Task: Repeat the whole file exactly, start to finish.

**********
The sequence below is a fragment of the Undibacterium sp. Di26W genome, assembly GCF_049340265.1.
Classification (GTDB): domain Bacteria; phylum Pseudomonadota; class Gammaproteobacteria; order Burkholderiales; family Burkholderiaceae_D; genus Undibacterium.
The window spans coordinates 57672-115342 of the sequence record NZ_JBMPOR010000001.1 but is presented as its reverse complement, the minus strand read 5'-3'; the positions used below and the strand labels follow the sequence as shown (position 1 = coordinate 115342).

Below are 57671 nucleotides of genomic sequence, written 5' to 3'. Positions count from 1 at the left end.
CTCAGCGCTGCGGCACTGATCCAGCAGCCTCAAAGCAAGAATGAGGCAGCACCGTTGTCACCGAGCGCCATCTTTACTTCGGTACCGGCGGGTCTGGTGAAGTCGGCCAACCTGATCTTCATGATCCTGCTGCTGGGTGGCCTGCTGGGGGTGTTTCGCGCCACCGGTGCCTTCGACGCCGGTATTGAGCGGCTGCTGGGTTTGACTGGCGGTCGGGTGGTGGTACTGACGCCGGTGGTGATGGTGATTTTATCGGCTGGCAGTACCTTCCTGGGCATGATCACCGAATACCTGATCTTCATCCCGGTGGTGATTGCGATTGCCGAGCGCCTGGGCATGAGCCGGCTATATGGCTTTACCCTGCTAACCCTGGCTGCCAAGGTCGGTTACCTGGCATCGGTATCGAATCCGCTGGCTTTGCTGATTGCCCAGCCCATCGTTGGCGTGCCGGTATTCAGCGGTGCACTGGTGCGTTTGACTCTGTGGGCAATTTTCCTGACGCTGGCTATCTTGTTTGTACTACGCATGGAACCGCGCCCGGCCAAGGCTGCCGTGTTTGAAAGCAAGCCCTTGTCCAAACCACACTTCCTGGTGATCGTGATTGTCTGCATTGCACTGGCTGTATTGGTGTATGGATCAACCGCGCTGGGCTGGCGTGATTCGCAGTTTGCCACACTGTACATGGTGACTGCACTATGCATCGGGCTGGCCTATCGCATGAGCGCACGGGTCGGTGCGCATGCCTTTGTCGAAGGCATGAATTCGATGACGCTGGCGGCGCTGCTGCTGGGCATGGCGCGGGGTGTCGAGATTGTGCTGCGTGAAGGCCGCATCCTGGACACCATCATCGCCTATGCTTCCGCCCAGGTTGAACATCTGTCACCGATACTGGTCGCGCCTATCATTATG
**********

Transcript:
The sequence below is a fragment of the Undibacterium sp. Di26W genome, assembly GCF_049340265.1.
Classification (GTDB): domain Bacteria; phylum Pseudomonadota; class Gammaproteobacteria; order Burkholderiales; family Burkholderiaceae_D; genus Undibacterium.
The window spans coordinates 57672-115342 of the sequence record NZ_JBMPOR010000001.1 but is presented as its reverse complement, the minus strand read 5'-3'; the positions used below and the strand labels follow the sequence as shown (position 1 = coordinate 115342).

Below are 57671 nucleotides of genomic sequence, written 5' to 3'. Positions count from 1 at the left end.
CTCAGCGCTGCGGCACTGATCCAGCAGCCTCAAAGCAAGAATGAGGCAGCACCGTTGTCACCGAGCGCCATCTTTACTTCGGTACCGGCGGGTCTGGTGAAGTCGGCCAACCTGATCTTCATGATCCTGCTGCTGGGTGGCCTGCTGGGGGTGTTTCGCGCCACCGGTGCCTTCGACGCCGGTATTGAGCGGCTGCTGGGTTTGACTGGCGGTCGGGTGGTGGTACTGACGCCGGTGGTGATGGTGATTTTATCGGCTGGCAGTACCTTCCTGGGCATGATCACCGAATACCTGATCTTCATCCCGGTGGTGATTGCGATTGCCGAGCGCCTGGGCATGAGCCGGCTATATGGCTTTACCCTGCTAACCCTGGCTGCCAAGGTCGGTTACCTGGCATCGGTATCGAATCCGCTGGCTTTGCTGATTGCCCAGCCCATCGTTGGCGTGCCGGTATTCAGCGGTGCACTGGTGCGTTTGACTCTGTGGGCAATTTTCCTGACGCTGGCTATCTTGTTTGTACTACGCATGGAACCGCGCCCGGCCAAGGCTGCCGTGTTTGAAAGCAAGCCCTTGTCCAAACCACACTTCCTGGTGATCGTGATTGTCTGCATTGCACTGGCTGTATTGGTGTATGGATCAACCGCGCTGGGCTGGCGTGATTCGCAGTTTGCCACACTGTACATGGTGACTGCACTATGCATCGGGCTGGCCTATCGCATGAGCGCACGGGTCGGTGCGCATGCCTTTGTCGAAGGCATGAATTCGATGACGCTGGCGGCGCTGCTGCTGGGCATGGCGCGGGGTGTCGAGATTGTGCTGCGTGAAGGCCGCATCCTGGACACCATCATCGCCTATGCTTCCGCCCAGGTTGAACATCTGTCACCGATACTGGTCGCGCCTATCATTATG